Peace, comfort and privacy, and quiet enjoyment

It is a term of your tenancy agreement that your landlord or agent must not cause or permit interference in your reasonable peace, comfort or privacy in using the premises (section 50(2)). Most breaches of this term occur as a result of the landlord accessing the premises other than in accordance with the RT Act 2010 (see ‘Access by the landlord’, above), but it can be breached in other ways too.

It is also a term of your tenancy agreement that you are entitled to ‘quiet enjoyment’ of the premises (section 50(1)). This is a legal term that does not necessarily have anything to do with noise: it means that your occupation of the premises is not to be disturbed or diminished by the landlord, their agent, or anyone claiming an interest in the property through or under the landlord, or who has a superior title to the landlord (that is, a head-landlord).

The most obvious breach of quiet enjoyment is where the landlord tries to force you out of occupation of the premises, by locking you out, physically removing you or cutting off the electricity. A landlord may also be in breach of your quiet enjoyment where they fail to do repairs and the defect substantially affects your occupation of the premises, or where they are doing work to the premises and the work substantially affects your occupation of the premises.

Sale of premises

Landlords are entitled to sell premises that are subject to a tenancy agreement – even during the fixed term of an agreement. If your landlord decides to put the premises on the market for sale, there are a number of implications for your tenancy.

Being told the premises are for sale

You are entitled to be told that the premises are for sale. If your landlord entered the tenancy agreement intending to sell the premises, this should have been disclosed before you signed the agreement (section 26 – see section on Starting a tenancy). Otherwise, if your landlord decides during the tenancy to sell, you are entitled to be notified that the premises are for sale two weeks prior to the landlord showing the premises to any prospective purchasers (section 53(1)).

Sale during a fixed term

If the premises are put on the market for sale during the fixed term of your agreement, you may give a 14-day termination notice and end the tenancy (section 102). You cannot give this notice, however, if your landlord informed you before you entered into the tenancy agreement that the premises would be put on the market for sale. See section on Ending a tenancy for more on how to terminate a tenancy.

Sales and access

Your landlord must make all reasonable efforts to agree with you as to the days and times when the premises will be available for inspection by prospective purchasers (section 53(2)) – and you must not unreasonably refuse to agree (section 53(3)). You do not have to agree to the premises being available for inspection more than twice a week (section 53(4)).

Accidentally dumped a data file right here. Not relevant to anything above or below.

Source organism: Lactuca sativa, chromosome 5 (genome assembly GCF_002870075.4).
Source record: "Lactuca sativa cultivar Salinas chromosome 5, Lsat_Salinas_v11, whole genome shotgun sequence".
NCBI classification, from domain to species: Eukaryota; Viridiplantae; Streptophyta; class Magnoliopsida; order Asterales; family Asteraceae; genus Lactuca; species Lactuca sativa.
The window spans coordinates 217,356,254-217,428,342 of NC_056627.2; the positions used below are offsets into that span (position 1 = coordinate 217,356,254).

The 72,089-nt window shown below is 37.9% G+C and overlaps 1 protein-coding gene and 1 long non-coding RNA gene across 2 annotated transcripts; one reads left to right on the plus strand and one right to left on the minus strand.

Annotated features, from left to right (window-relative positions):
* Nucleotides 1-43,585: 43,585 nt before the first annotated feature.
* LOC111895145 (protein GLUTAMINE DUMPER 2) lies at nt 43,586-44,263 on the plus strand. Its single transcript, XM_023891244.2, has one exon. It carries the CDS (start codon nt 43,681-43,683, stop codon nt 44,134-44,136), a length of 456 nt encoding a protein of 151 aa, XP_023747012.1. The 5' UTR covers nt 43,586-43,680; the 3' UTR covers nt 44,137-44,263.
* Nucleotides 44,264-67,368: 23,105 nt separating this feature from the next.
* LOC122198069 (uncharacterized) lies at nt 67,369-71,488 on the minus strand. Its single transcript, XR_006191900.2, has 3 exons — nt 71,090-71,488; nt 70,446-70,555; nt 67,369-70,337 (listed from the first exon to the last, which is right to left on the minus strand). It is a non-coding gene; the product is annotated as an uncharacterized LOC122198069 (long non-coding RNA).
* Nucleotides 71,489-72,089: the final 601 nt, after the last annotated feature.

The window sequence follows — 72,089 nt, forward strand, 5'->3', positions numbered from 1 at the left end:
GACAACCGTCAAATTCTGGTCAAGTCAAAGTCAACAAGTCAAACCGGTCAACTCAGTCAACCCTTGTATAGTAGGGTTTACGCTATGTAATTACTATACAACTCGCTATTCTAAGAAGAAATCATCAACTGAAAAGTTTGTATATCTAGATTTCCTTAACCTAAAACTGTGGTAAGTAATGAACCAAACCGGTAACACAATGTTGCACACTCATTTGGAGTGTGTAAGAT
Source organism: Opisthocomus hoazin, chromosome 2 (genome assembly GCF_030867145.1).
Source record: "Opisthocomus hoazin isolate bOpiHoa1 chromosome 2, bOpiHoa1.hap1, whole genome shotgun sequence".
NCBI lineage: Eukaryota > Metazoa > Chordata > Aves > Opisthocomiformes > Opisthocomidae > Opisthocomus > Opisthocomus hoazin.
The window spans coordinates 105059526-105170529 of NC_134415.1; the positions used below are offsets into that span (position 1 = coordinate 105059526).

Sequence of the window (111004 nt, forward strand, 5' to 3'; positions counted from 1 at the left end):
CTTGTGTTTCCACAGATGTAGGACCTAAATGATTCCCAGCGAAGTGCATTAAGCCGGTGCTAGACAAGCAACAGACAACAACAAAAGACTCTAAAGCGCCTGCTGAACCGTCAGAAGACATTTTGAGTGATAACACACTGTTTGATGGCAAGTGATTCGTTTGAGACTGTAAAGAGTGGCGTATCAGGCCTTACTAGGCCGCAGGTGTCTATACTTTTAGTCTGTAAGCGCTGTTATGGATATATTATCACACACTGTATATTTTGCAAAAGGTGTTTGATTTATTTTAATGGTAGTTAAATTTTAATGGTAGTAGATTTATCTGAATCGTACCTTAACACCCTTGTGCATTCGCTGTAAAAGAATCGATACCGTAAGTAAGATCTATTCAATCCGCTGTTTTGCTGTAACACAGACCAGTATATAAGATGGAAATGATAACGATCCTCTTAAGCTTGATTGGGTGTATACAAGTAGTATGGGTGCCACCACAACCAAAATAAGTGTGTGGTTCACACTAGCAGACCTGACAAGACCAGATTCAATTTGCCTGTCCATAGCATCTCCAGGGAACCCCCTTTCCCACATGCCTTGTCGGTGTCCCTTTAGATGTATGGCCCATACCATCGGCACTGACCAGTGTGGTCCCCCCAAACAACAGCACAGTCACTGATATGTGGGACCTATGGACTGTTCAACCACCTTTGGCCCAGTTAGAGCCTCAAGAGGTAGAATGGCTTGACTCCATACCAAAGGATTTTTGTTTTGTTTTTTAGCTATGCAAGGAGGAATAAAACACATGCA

If you and your landlord cannot agree, your landlord can access the premises on 48 hours’ notice, up to twice a week, to show the premises to prospective purchasers. The other general limits on your landlord’s right to access (section 57) also apply (so, for example, not on a Sunday or public holiday, and not before 8 am and not after 8 pm).

Your landlord is also entitled to access for the purpose of valuing the property, provided they give you one week’s notice, and do so not more than once a year (section 55(2)(d)).

Landlords and agents often seek access to premises for other purposes, such as taking photos of the premises, erecting ‘for sale’ signs, conducting an ‘open house’, and even conducting the auction of the premises. They do not, however, have a right under the RT Act 2010 to access the premises for these purposes. It is up to you whether you allow them on the premises.

If the premises are sold

When the premises are sold, your landlord is required to notify you in writing and give you the name of the purchaser and a direction to pay the rent to them in future (section 76).

If you are in a periodic agreement, and the sale contract requires vacant possession of the premises to be given to the purchaser, your landlord can give you a 30-day termination notice. If the premises are sold during the fixed term of a tenancy agreement, the purchaser takes the premises subject to the fixed term, and you cannot be given a 30-day termination notice. See section on Ending a tenancy for more about termination notices and the termination process.